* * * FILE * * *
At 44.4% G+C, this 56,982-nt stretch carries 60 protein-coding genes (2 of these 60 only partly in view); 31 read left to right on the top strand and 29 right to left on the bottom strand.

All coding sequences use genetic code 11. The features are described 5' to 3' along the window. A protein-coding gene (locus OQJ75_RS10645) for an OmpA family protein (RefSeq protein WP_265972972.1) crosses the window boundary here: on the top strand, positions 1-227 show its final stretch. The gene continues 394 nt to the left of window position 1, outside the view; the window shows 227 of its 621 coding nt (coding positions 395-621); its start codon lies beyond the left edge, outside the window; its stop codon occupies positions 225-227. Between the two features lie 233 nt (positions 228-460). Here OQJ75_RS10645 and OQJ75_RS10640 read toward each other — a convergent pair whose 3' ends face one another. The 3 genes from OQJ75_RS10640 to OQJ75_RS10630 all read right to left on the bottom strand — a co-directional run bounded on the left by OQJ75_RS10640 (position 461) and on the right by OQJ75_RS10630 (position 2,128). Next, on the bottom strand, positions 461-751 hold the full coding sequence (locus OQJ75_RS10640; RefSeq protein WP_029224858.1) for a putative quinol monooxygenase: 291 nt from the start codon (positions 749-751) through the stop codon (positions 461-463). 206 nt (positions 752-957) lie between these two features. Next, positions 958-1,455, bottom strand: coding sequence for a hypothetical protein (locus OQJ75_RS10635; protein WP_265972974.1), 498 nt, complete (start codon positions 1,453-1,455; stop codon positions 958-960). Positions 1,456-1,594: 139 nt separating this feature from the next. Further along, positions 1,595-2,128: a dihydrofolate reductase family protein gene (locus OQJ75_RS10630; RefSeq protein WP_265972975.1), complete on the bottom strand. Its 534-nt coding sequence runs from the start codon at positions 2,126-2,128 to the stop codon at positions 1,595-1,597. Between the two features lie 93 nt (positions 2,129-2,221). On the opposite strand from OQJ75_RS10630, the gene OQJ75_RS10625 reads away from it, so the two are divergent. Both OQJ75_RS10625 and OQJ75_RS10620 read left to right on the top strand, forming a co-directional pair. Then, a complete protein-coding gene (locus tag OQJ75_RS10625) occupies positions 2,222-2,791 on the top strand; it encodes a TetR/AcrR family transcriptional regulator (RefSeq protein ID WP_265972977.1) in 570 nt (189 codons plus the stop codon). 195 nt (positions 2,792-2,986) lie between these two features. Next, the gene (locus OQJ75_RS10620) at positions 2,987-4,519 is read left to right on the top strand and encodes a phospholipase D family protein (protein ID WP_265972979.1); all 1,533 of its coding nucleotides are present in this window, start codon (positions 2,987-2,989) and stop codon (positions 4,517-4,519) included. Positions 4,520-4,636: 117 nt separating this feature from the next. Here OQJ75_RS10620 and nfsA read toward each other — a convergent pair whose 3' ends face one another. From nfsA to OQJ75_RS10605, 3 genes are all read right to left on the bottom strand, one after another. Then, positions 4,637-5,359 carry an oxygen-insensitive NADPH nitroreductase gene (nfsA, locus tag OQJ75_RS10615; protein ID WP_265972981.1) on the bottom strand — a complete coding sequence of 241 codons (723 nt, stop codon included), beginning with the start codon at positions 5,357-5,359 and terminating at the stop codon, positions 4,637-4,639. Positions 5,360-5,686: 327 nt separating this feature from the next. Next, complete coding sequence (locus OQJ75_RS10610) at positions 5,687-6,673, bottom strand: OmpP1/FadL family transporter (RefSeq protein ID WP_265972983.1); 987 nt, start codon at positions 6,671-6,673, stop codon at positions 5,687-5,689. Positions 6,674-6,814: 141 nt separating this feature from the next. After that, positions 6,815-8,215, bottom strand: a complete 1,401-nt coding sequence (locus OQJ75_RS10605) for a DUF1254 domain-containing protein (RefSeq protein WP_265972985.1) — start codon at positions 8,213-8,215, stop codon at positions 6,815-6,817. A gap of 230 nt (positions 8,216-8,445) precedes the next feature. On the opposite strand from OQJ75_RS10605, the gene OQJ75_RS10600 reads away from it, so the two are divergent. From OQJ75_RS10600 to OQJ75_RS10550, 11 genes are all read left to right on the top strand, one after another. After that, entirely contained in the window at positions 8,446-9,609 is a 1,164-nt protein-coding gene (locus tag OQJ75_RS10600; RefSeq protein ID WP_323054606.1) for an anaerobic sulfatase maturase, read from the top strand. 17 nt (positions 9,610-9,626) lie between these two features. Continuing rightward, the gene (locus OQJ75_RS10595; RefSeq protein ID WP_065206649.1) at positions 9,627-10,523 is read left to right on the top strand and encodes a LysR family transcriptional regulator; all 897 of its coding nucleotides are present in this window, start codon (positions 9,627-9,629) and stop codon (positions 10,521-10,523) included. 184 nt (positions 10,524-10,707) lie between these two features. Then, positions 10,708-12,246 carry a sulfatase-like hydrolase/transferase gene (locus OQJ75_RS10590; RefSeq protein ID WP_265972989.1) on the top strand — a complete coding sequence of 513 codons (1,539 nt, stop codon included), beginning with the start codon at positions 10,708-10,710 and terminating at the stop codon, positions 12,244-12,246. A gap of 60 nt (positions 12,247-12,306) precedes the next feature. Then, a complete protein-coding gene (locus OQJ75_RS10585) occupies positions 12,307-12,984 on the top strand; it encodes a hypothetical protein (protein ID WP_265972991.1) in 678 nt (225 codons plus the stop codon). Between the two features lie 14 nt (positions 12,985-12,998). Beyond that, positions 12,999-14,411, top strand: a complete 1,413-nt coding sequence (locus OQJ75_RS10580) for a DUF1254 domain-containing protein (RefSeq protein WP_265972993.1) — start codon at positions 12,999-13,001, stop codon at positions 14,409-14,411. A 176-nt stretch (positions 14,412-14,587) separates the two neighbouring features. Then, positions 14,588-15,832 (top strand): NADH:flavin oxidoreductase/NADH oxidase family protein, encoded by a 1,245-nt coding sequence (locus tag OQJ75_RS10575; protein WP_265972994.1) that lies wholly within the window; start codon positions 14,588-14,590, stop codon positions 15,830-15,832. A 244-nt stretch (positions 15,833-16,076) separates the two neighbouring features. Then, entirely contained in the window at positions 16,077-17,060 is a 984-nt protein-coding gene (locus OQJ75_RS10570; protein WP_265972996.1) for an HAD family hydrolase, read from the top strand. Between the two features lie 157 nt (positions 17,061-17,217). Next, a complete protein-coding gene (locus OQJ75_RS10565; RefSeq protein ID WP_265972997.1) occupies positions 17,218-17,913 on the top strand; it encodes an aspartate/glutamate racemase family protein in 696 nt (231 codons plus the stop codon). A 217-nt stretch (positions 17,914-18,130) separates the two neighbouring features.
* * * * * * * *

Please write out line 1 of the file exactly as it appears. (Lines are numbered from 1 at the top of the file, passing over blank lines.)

At 44.4% G+C, this 56,982-nt stretch carries 60 protein-coding genes (2 of these 60 only partly in view); 31 read left to right on the top strand and 29 right to left on the bottom strand.